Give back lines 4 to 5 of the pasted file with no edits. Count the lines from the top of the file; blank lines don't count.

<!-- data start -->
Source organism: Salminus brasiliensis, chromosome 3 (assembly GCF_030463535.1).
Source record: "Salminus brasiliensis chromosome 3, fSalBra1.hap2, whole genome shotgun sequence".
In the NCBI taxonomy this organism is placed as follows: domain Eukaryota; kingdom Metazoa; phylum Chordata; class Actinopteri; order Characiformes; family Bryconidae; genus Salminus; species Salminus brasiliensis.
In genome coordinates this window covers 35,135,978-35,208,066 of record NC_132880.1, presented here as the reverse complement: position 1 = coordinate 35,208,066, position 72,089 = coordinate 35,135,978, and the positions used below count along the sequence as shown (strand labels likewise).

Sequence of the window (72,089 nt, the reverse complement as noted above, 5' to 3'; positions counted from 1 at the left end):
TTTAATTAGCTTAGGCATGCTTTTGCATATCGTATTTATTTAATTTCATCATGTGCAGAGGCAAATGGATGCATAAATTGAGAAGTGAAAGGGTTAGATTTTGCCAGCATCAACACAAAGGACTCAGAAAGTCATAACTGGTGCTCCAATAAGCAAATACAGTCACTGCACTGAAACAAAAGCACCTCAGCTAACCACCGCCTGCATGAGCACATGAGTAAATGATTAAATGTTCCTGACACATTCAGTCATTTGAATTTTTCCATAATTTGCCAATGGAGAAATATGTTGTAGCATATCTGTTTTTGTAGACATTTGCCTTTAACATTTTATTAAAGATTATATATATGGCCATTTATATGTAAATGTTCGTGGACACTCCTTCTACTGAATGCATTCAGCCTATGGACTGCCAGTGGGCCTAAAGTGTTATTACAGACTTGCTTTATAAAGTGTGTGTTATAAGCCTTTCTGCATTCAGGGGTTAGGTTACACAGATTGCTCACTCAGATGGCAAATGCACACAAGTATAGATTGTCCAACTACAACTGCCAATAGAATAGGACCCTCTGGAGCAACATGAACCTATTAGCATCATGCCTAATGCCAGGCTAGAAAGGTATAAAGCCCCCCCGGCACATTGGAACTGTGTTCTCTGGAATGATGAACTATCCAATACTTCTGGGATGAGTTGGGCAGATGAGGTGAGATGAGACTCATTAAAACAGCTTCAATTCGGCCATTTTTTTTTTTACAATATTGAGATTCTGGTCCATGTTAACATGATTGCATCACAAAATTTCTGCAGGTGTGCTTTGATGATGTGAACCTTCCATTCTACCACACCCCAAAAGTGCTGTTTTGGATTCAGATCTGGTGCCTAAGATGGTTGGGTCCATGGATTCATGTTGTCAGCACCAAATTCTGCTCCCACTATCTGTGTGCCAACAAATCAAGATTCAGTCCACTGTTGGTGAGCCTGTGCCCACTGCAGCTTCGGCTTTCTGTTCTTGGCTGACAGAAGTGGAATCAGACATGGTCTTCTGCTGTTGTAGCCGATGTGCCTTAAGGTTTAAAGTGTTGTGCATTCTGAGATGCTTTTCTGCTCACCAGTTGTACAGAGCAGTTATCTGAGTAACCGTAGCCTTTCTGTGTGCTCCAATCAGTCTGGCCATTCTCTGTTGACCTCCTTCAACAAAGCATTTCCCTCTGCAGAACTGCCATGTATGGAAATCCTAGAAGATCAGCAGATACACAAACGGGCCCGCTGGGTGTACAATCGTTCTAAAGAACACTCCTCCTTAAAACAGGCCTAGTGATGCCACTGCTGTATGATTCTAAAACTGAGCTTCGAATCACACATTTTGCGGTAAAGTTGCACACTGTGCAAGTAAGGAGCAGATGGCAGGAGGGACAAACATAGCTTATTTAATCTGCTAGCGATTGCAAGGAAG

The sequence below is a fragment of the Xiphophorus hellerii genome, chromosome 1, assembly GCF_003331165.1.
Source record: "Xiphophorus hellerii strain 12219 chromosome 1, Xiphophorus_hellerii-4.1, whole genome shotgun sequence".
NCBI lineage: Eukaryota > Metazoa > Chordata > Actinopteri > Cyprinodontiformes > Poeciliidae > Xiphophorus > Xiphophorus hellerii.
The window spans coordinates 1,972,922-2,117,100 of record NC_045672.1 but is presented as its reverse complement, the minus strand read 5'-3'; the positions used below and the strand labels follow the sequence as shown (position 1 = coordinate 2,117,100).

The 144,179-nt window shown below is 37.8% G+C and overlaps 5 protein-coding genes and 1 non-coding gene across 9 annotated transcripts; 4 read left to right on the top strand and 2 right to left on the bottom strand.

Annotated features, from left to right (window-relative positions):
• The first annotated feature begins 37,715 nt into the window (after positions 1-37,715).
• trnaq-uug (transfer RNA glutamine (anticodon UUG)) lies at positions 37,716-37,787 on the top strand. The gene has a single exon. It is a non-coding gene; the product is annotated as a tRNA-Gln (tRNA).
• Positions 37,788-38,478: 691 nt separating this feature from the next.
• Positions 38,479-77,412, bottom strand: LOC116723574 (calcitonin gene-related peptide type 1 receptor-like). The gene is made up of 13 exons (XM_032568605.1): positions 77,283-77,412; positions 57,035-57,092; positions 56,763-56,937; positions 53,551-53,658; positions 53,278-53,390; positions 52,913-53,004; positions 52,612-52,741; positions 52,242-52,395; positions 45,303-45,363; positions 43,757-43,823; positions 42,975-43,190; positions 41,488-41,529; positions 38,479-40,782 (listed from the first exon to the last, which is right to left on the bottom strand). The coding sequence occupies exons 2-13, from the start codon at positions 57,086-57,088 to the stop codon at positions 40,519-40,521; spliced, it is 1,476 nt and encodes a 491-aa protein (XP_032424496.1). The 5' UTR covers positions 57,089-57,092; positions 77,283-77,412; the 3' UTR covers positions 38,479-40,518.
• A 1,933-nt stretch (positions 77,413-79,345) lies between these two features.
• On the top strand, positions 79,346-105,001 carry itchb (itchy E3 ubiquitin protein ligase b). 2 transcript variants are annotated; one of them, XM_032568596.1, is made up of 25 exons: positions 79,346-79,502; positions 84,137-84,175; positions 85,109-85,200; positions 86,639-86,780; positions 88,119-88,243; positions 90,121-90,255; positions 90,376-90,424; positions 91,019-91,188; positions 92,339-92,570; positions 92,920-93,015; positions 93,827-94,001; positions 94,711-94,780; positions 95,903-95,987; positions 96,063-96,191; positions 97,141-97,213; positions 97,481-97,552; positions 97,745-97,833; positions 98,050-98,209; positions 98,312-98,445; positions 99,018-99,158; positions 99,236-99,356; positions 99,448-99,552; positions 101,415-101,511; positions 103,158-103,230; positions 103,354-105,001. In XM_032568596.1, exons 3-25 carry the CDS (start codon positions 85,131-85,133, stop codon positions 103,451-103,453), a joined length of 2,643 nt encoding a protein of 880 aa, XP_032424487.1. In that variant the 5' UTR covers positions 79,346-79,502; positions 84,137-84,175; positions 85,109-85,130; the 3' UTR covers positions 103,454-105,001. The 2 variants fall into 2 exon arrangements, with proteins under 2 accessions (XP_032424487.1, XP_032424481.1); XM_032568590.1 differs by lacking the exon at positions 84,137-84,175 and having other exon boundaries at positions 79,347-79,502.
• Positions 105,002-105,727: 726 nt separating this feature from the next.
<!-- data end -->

In genome coordinates this window covers 35,135,978-35,208,066 of record NC_132880.1, presented here as the reverse complement: position 1 = coordinate 35,208,066, position 72,089 = coordinate 35,135,978, and the positions used below count along the sequence as shown (strand labels likewise).

Sequence of the window (72,089 nt, the reverse complement as noted above, 5' to 3'; positions counted from 1 at the left end):